How did you get involved in this project?
Rufus Jones got in touch three or four months before they started filming. Initially he asked me to do a bit of research for him and work with him on the scripts to check if everything that had to do with the asylum process and Sami’s process is as realistic as possible. I said yes and at that time I was looking to take a break from documentaries, so I asked Rufus if they needed a hand on set and he said they’d love to hire me as an advisor. That’s how it all happened.
What made you say yes to it?
Because it’s different and it’s going to reach a different audience than documentaries. When Rufus got in touch I watched the pilot and I thought it was incredible. That’s why I said yes.
As well as being a consultant and using your own experiences, you specifically helped Youssef out with his Damascus accent. What was that experience like? Have you done accent consultancy before?
No, it was the first time but because I used to be a teacher it was quite easy for me. I flagged it because when I watched the pilot Sami’s accent, despite not being that important because it’s in Arabic and ninety nine percent of the audience are going to be English speaking, sounded really Moroccan. So I helped the Arab speaking cast with their accents. It was enjoyable, and I thought it went really well. Youssef said that his Syrian dialect now is impeccable, and I believe so!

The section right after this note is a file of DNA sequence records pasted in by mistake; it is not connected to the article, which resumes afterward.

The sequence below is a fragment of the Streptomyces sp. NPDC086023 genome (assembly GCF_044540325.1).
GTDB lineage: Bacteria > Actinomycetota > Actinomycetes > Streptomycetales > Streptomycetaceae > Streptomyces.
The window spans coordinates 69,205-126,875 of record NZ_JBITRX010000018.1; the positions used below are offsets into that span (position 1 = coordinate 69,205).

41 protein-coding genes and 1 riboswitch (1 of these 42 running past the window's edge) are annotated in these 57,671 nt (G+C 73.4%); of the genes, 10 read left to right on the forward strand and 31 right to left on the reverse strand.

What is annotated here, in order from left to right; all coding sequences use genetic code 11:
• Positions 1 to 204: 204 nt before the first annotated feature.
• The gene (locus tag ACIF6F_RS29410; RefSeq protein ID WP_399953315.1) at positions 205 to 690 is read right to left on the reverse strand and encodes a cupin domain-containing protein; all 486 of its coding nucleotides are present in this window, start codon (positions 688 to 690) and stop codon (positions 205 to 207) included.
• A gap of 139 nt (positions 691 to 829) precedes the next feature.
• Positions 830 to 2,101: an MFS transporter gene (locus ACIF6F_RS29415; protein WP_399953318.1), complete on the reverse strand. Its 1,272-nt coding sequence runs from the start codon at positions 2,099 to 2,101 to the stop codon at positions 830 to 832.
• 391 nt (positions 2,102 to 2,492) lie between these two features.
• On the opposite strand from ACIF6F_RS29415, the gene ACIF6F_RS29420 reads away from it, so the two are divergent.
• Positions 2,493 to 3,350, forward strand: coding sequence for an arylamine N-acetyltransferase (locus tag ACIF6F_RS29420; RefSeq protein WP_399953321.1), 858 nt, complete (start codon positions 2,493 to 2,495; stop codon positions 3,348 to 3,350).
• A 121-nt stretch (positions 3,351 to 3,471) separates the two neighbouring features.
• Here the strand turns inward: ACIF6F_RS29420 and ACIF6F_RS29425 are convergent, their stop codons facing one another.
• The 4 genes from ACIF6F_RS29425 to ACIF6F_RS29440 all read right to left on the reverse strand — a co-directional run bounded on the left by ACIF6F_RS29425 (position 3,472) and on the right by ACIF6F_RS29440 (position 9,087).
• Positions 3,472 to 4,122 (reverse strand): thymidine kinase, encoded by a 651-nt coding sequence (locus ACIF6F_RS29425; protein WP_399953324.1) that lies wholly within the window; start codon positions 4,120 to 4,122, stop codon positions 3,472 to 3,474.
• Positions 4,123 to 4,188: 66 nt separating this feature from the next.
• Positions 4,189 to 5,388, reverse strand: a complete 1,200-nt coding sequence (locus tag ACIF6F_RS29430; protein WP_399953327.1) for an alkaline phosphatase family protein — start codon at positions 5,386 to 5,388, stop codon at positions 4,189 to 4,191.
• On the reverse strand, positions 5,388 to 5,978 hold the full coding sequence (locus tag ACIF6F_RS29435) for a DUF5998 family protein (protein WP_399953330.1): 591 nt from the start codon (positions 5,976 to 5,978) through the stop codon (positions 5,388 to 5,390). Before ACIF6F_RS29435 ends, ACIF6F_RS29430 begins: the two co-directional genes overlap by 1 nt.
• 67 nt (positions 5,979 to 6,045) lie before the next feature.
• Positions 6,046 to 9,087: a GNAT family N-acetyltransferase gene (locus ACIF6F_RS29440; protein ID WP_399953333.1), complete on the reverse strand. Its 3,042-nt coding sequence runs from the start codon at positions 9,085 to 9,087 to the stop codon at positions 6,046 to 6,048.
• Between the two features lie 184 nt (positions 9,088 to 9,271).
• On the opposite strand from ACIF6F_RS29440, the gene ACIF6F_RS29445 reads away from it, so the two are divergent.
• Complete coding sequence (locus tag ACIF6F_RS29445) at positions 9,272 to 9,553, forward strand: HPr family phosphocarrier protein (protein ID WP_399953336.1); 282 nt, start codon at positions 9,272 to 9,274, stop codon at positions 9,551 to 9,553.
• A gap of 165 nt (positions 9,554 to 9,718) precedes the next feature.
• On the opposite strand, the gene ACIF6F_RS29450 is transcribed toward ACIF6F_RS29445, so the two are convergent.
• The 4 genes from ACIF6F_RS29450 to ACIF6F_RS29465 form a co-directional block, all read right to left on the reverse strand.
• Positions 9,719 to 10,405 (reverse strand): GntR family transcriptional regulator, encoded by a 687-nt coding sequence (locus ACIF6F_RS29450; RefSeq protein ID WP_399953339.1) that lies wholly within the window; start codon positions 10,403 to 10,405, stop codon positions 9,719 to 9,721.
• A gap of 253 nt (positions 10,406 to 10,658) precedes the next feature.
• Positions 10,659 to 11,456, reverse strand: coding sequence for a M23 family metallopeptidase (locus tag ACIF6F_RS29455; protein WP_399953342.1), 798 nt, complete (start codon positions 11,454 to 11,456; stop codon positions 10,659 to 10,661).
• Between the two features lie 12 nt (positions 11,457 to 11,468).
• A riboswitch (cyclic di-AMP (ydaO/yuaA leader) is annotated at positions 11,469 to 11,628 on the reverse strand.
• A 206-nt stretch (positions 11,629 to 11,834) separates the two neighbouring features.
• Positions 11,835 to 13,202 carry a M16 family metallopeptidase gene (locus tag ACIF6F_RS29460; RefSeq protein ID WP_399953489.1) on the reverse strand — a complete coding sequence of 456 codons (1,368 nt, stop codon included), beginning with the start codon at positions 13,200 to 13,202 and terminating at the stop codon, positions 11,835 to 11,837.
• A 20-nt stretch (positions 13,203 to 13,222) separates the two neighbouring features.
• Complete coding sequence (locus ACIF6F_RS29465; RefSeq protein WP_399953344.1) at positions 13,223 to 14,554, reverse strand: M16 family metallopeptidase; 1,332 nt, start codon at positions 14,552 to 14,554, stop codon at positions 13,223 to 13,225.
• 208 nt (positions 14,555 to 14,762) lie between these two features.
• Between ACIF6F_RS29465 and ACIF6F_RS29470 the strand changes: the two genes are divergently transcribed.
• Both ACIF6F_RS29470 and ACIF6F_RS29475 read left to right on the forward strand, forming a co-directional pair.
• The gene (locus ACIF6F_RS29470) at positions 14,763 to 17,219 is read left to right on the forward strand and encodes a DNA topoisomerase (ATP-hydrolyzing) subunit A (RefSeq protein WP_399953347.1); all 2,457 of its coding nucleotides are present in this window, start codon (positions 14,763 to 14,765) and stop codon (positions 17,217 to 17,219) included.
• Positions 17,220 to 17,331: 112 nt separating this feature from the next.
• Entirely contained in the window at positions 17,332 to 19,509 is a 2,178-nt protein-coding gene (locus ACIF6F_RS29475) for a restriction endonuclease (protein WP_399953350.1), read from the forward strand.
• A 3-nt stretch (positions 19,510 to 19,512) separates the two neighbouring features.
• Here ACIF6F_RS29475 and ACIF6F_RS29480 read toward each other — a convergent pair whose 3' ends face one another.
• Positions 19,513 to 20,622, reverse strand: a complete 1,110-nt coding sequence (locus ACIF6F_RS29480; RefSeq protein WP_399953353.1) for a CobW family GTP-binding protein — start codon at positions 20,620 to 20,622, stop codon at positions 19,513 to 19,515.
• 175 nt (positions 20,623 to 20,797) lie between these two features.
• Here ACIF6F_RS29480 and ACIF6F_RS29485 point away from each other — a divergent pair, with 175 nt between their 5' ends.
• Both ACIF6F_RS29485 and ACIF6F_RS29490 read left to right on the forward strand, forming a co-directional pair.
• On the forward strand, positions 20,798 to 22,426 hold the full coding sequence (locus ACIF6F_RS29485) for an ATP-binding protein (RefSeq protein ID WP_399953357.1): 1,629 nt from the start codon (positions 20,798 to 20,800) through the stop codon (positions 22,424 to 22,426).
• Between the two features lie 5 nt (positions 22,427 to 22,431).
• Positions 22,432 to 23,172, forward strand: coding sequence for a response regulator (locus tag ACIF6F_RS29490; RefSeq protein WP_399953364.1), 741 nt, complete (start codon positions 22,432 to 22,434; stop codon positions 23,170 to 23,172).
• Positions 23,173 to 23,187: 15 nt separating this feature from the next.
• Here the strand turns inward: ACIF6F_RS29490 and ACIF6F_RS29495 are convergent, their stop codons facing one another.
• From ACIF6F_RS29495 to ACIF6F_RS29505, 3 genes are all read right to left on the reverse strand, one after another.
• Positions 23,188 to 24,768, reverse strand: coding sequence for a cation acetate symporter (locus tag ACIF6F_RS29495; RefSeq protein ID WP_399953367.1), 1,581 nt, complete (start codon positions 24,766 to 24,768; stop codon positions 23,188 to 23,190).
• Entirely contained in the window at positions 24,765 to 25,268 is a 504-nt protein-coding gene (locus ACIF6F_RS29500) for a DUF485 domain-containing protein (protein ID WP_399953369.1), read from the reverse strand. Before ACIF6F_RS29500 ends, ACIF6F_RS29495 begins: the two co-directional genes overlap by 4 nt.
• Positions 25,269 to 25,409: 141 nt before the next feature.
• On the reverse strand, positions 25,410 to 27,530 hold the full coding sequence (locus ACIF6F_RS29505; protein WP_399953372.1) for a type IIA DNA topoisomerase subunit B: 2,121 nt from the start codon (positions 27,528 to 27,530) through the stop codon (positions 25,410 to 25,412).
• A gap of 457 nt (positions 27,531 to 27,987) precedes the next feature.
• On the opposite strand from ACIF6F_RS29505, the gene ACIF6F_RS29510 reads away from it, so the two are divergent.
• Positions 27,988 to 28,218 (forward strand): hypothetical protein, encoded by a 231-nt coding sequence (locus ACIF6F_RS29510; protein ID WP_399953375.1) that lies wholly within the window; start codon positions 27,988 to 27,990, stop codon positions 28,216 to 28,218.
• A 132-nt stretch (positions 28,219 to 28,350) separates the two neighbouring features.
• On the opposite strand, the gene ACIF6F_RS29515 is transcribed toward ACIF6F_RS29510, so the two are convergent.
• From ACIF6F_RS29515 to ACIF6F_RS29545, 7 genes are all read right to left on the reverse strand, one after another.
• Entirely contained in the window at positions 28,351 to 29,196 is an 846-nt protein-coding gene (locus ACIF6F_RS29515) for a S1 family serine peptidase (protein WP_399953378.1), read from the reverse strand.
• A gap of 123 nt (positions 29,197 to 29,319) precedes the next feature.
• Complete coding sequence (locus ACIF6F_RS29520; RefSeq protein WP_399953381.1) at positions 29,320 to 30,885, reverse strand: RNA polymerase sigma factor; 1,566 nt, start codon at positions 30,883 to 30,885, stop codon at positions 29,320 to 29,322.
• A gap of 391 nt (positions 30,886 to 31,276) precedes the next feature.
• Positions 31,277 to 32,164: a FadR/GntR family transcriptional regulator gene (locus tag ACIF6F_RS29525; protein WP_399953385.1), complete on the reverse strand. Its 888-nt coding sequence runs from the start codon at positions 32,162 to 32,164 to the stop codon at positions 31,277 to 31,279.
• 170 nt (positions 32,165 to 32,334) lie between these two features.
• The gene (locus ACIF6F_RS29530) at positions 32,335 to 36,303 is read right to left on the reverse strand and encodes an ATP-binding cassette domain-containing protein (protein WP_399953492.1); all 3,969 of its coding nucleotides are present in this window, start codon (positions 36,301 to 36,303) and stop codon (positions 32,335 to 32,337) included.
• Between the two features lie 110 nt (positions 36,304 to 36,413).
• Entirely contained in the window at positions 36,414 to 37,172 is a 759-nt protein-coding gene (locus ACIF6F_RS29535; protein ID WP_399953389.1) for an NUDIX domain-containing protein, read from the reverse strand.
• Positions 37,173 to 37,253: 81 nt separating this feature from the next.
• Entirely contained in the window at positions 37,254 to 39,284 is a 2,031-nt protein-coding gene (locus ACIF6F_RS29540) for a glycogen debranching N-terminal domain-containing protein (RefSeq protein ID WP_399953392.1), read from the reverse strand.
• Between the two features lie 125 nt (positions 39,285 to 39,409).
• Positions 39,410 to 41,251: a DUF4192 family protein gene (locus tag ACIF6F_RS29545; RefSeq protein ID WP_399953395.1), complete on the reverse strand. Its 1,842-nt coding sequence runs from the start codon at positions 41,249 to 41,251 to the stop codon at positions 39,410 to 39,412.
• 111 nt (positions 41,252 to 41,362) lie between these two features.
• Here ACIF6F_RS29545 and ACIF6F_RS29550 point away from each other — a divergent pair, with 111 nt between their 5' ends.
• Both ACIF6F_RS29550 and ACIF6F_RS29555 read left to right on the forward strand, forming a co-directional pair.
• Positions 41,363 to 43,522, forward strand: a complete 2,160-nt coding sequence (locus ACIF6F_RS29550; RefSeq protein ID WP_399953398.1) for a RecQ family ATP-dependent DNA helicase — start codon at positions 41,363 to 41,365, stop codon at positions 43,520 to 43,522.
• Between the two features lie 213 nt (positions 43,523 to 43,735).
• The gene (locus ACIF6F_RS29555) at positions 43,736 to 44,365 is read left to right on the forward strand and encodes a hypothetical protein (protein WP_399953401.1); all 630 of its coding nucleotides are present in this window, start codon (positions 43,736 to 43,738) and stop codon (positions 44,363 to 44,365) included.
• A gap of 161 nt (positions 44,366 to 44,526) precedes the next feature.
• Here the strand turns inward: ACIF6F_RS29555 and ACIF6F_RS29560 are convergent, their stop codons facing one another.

So this is a comedy. Were you worried comedy might trivialize what is a very serious subject?
I did, yes. I was a bit worried. It is a very sensitive subject, a really important global issue. But we’re not laughing at the way Rufus has creatively written the script, we’re not laughing at Sami, Sami’s journey or past or experience. I don’t think any sane person could laugh at someone who’s house has been destroyed, has had to do the journey and has been separated from his wife and child. We’re being entertained by the reality that any refugee goes through once they arrive here. I don’t think that’s worrying at all.
And we’re also laughing at the family.
You’ve been involved in factual programming documentaries. Was it odd to do some scripted? How different was it?
I was a bit anxious. Especially my first day on set. When someone works in drama and comedies they know everything, but I literally had no idea. In documentaries it’s basically me and the director and a fixer somewhere remote, filming someone’s story or journey. Here it was completely different. It was a bit overwhelming initially, but I thought everyone was supportive. Everyone was telling me, “This is how it works, this is how it happens.” Adam the producer was really supportive; he showed me around, told me about the technicality of everything and everyones role. David the director was incredible. We had a few incredible chats. I really enjoyed it.